How safe is EBUS? Complication rates <1% at experienced centers
EBUS Complication Rates <1% at Experienced Centers
Endobronchial ultrasound (EBUS) -- an ultrasound probe on the tip of a bronchoscope -- allows real-time viewing of tissues beyond the bronchial wall. It enables more accurate and safer needle biopsies of lymph nodes and masses that abut the bronchial wall. EBUS is an exciting new technology because it can spare people from more invasive surgical biopsies, mediastinoscopy for lung cancer staging or other indications, and transthoracic needle biopsies that have a significant risk for pneumothorax.
EBUS has been believed to be quite safe, based on anecdotal reports and case series from early adopters. But as with any invasive procedure or surgery, the true complication rate of EBUS has been difficult to ascertain. Sample sizes of case series are too small to achieve statistical power, and publication bias is inherent to the reporting of surgical and procedural complications: the most experienced and proficient centers are most likely to publish their glowing data, while average practitioners (who might have a higher complication rate) are unlikely even to gather data on complications, or perform enough cases to allow meaningful conclusions.
The ACCP's ACQuIRE registry has begun to remedy that, collecting and analyzing data on 1,317 patients undergoing EBUS at 6 hospitals (all or nearly all were academic centers training fellows). EBUS proved to be quite safe, indeed, with the following reported complications occurring within 24 hours:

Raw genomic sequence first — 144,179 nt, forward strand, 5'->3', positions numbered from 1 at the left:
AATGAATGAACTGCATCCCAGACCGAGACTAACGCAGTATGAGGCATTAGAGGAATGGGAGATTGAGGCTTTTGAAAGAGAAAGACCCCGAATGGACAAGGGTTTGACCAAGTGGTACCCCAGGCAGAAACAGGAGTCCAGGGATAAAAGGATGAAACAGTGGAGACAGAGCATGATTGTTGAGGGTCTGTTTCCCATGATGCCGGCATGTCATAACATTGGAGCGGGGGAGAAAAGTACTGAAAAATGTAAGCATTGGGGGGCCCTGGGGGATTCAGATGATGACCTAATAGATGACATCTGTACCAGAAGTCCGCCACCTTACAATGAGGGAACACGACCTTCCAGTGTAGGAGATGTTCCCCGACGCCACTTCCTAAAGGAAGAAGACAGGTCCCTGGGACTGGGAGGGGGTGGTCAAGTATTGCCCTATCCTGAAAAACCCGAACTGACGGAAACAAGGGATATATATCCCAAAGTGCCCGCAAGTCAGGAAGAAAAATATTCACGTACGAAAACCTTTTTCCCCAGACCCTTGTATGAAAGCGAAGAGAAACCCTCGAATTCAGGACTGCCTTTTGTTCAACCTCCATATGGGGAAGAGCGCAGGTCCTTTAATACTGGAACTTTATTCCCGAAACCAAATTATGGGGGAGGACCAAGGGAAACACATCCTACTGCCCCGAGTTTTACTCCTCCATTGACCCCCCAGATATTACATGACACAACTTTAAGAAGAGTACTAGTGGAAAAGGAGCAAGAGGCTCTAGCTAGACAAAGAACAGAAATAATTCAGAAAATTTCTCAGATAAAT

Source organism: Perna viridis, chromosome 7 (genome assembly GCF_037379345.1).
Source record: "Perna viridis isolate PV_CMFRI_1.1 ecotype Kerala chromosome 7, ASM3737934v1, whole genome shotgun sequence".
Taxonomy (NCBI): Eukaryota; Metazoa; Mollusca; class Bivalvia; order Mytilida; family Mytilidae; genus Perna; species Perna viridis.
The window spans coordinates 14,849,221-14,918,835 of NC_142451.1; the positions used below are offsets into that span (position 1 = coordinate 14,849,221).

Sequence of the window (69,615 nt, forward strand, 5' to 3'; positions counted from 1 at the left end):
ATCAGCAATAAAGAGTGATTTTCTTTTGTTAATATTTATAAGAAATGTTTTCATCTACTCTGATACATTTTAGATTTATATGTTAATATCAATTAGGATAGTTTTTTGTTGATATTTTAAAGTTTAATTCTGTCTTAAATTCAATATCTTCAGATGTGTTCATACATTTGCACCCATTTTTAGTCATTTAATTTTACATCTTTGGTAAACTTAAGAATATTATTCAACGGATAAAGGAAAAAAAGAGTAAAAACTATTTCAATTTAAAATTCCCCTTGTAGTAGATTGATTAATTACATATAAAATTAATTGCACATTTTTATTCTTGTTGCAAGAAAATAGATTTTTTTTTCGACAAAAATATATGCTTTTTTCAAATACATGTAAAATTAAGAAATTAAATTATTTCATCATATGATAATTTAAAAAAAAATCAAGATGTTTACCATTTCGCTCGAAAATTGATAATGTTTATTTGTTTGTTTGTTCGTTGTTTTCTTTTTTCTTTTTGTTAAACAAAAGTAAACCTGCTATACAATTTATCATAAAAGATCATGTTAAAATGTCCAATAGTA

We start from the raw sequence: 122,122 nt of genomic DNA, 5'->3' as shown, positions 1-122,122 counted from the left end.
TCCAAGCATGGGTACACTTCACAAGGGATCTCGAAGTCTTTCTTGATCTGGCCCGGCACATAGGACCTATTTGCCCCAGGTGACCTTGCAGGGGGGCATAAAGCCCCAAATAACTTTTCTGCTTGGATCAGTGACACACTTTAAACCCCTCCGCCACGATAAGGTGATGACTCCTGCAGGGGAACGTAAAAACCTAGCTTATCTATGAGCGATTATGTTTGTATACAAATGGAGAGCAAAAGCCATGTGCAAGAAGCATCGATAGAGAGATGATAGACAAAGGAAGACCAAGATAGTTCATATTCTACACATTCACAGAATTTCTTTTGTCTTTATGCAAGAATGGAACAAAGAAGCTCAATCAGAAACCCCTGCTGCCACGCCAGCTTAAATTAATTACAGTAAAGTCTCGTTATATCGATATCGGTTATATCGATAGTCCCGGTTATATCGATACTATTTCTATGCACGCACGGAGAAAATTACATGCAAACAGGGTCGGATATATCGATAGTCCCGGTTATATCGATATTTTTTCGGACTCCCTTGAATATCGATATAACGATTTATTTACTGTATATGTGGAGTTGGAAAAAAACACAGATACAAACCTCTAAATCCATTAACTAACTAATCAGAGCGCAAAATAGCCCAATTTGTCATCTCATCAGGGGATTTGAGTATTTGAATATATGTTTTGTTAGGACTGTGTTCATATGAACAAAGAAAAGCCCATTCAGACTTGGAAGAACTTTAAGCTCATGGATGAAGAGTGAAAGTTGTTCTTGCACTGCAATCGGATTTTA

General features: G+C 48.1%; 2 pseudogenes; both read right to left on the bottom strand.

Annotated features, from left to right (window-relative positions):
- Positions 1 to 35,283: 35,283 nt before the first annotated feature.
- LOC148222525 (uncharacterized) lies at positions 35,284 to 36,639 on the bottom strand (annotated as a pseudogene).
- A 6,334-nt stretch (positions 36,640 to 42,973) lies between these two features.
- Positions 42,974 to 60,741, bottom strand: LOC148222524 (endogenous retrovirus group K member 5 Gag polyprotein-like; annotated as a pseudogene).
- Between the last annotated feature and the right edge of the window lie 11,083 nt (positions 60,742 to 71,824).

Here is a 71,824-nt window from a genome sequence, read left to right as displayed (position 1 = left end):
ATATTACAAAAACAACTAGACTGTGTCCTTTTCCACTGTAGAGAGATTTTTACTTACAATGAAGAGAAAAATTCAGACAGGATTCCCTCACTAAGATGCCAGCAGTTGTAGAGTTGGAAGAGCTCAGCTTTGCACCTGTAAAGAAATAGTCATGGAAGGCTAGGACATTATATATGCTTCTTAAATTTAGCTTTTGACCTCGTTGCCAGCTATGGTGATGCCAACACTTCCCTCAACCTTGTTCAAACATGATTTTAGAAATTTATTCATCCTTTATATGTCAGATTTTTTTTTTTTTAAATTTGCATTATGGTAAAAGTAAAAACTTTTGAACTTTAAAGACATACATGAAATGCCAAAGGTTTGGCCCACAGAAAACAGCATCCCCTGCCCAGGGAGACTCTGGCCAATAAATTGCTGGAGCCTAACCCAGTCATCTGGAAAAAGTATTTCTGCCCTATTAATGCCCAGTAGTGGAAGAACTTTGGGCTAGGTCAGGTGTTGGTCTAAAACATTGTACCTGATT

Risk of pneumothorax with EBUS alone: 0.2%, or 1 in 500
Risk of pneumothorax when transbronchial biopsy was also done: 2.7%, or 1 in 37.
There were 7 pneumothoraces total; 4 required tube thoracostomy; the others resolved without intervention.
Bleeding requiring intervention: 0.2%, or 1 in 439
Death: one person, from bleeding (1 in 1,317 or 0.08%)
The overall 24-hour complication rate was 1.4%, but it was <1% when transbronchial biopsy was not done.
Later-occurring infections were not recorded as complications of EBUS.
On-site cytology examination (which can provide a diagnosis during the EBUS procedure, allowing its termination) seemed to reduce the clinician's pursuit of riskier transbronchial biopsies: Sites that had on-site cytology did transbronchial biopsies 13% of the time, vs. 19% of the time for sites without on-demand cytology.
Contrary to previous anecdotal reports, needle aspiration of high paratracheal lymph nodes (2R and 2L) was not associated with an increased risk of pneumothorax.
These were experienced centers, but by the same token, inexperienced fellows were involved for >80% of the procedures analyzed. The average pulmonologist doing an occasional EBUS might have better, or worse outcomes -- those data simply aren't captured here. Still, the ACQuIRE registry data should reassuring to proceduralist physicians and helpful in counseling patients about the relative safety of EBUS.
George Eapen et al. Complications, Consequences, and Practice Patterns of Endobronchial Ultrasound-Guided Transbronchial Needle Aspiration:Results of the AQuIRE Registry. Chest. 2013; 143(4):1044-1053.